Just recently, a Connecticut man called Lila Delman Real Estate in Narragansett to get information on properties in the $2-million to $5-million price range. The company sent him an e-mail with video footage, virtual tours, photos and floor plans of qualified listings.
“Ten years ago, if I got a call from someone I would have to put together a cumbersome package and mail it to them,” said John Hodnett, vice president of Lila Delman. “Today, while I’m talking to them, I’m e-mailing them things about properties.”
The Internet has become a starting point for most home sales in Rhode Island, and real estate companies are responding by providing new features on their Web sites. Listing homes online has grown from a mere marketing tool to a matter of survival in today’s real estate market, industry executives say.
“Anybody who’s not on the Internet train … is going to be out of business,” Hodnett said, “because everybody from the first-time home buyer to someone purchasing a $20-million house is going online.”
More than 70 percent of recent home buyers said they used the Internet during their house hunts in the state, according to a Rhode Island Association of Realtors study.
Real estate companies are pouring time and money into updating their Web sites and boosting their online presence.
Allen Gammons, president of Prudential Gammons Realty, said his company is about to launch a new Web site to keep pace with the demands of online shoppers.
“It’s extremely important,” Gammons said. “A good deal of the people buying homes today are shopping online prior to contacting a real estate agent. Basically, our Web presence has had to increase to capture both the buyers and sellers.”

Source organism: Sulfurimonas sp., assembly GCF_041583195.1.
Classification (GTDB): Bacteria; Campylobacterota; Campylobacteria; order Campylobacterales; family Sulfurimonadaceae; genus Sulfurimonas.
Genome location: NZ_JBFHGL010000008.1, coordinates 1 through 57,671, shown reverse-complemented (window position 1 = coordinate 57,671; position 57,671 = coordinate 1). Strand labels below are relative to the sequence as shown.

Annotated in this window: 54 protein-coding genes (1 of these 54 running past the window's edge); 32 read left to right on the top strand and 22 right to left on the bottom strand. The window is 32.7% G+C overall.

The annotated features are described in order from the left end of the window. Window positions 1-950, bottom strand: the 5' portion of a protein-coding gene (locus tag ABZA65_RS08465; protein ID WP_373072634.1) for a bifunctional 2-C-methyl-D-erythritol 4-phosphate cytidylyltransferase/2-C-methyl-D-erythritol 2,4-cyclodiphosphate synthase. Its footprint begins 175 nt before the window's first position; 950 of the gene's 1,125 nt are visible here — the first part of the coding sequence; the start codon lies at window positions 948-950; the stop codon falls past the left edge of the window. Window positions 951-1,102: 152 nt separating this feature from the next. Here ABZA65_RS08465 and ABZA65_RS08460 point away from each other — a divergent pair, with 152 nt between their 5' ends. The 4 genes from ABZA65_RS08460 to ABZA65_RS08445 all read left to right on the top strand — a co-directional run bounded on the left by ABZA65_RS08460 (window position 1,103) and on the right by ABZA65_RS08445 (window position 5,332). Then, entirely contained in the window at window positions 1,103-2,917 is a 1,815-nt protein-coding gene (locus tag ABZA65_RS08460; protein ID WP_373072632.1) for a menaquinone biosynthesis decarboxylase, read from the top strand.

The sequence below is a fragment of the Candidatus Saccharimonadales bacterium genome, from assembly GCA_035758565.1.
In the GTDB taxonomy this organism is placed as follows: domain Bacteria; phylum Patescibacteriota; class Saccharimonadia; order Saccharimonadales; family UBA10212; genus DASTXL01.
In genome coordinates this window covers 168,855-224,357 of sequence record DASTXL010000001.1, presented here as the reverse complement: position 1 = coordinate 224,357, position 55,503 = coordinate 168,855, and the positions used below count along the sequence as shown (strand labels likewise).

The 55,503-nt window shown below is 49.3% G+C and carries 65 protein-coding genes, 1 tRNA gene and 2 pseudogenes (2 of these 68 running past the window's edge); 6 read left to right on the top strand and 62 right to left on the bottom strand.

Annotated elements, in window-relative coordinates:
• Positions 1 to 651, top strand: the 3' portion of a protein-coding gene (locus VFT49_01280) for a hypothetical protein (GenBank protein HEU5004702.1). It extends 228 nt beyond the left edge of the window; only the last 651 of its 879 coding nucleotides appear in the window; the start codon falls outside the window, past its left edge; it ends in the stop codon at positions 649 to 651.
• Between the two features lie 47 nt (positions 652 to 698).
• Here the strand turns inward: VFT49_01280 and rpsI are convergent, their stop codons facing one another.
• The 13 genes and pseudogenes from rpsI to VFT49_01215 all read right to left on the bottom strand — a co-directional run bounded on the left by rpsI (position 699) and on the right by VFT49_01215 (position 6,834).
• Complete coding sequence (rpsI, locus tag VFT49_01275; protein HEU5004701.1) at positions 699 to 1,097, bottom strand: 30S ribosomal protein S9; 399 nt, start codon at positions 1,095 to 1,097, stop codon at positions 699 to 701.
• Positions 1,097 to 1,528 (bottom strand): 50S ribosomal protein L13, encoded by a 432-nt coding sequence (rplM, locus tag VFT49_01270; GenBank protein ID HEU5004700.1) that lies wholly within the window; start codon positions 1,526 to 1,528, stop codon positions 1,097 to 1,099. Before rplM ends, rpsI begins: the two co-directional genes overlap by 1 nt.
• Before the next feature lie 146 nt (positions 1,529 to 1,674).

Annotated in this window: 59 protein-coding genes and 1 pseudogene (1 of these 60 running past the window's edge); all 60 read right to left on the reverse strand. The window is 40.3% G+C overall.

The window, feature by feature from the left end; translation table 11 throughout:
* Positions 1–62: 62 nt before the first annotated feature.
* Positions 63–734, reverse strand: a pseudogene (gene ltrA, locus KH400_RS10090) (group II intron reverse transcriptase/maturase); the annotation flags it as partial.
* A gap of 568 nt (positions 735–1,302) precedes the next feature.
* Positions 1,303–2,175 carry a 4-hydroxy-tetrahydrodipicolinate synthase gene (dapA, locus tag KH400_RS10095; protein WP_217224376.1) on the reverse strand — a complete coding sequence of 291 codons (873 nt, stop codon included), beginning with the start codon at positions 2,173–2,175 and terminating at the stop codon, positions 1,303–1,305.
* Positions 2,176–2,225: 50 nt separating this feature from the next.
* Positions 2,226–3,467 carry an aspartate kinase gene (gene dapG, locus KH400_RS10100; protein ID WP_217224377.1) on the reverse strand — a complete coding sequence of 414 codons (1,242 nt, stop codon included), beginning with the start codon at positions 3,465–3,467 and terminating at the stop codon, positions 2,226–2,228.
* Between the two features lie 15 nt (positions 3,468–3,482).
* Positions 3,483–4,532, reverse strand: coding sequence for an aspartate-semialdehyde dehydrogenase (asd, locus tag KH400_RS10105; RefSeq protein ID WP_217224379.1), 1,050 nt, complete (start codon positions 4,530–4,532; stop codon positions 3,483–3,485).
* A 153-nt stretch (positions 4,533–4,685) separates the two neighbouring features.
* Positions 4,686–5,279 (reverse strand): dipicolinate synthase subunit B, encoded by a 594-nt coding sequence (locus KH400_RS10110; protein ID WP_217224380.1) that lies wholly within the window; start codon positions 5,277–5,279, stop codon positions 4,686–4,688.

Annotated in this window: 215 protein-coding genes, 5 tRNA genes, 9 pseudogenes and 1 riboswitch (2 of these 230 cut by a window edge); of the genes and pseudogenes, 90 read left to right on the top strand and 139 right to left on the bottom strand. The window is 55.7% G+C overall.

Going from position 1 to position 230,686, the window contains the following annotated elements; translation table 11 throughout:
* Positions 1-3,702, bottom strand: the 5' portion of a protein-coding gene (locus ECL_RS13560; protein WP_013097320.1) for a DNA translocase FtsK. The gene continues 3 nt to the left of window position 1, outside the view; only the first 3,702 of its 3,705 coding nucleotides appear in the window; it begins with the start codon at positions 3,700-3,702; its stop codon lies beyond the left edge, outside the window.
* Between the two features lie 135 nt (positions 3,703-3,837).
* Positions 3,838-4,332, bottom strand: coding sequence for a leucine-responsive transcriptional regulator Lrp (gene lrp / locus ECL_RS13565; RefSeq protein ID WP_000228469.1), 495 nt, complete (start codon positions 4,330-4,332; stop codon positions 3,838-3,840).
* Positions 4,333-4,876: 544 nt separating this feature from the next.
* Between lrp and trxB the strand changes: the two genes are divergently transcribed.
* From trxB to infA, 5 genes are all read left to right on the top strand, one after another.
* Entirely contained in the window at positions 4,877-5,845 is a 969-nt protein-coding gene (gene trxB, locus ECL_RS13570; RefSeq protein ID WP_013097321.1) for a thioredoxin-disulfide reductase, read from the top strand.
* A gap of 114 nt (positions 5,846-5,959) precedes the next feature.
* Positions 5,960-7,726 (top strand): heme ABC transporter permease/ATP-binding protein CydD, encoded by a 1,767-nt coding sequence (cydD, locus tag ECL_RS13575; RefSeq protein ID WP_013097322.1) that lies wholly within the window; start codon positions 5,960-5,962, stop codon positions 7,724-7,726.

Gammons pays companies like Google to appear high on its search results. At Gammon’s new site, a feature allows people to get e-mails about homes that meet their size, location and price specifications.
The Lila Delman Web site features the latest technology to enhance the online shopping experience.
The company recently purchased software from Seattle-based FloorPlanOnline that enables online visitors to click on icons in actual house floor plans to view photos of each room.
The site has photos, virtual tours and camera footage of the company’s listings. It also includes real-time video footage of beaches in Narragansett and Watch Hill.
“For the seller, it equates to a better showing, because their home has already passed one screening test,” Hodnett said. “It’s a quality showing, because the person has already examined the floor plan, they’ve already seen what the interior looks like, they’ve seen the exterior of the property, so they have a very good feel for what they are getting into.”
According to the Realtors’ association study, the Internet has surpassed traditional sources such as real estate agents, for-sale signs and daily newspaper ads as the No. 1 place where people find their homes in Rhode Island.
Michele Caprio, president of the association, said the growing use of the Internet has put pressure on real estate agents.
“We as Realtors have a challenge of maintaining our level of quality service, because we used to be the first point of information,” said Caprio. She added that the Internet gives consumers access to Multiple Listing Service (MLS) data, which had been available almost exclusively to real estate agents prior to the Internet age.
At RILiving.com, the state’s MLS site, people can access details about every home for sale in the state. About 51 percent of Internet shoppers reported using the site during their home search, according to the Realtors’ study.
Lila Delman has spent more than $100,000 within the past two years to improve the company’s Web site, Hodnett said.
Gammons said that earlier this year one of his staff members was assigned to sifting through the leads generated by the company’s Web site. Real estate agencies that fail to allocate resources toward Internet marketing, he said, will lose customers to those that do.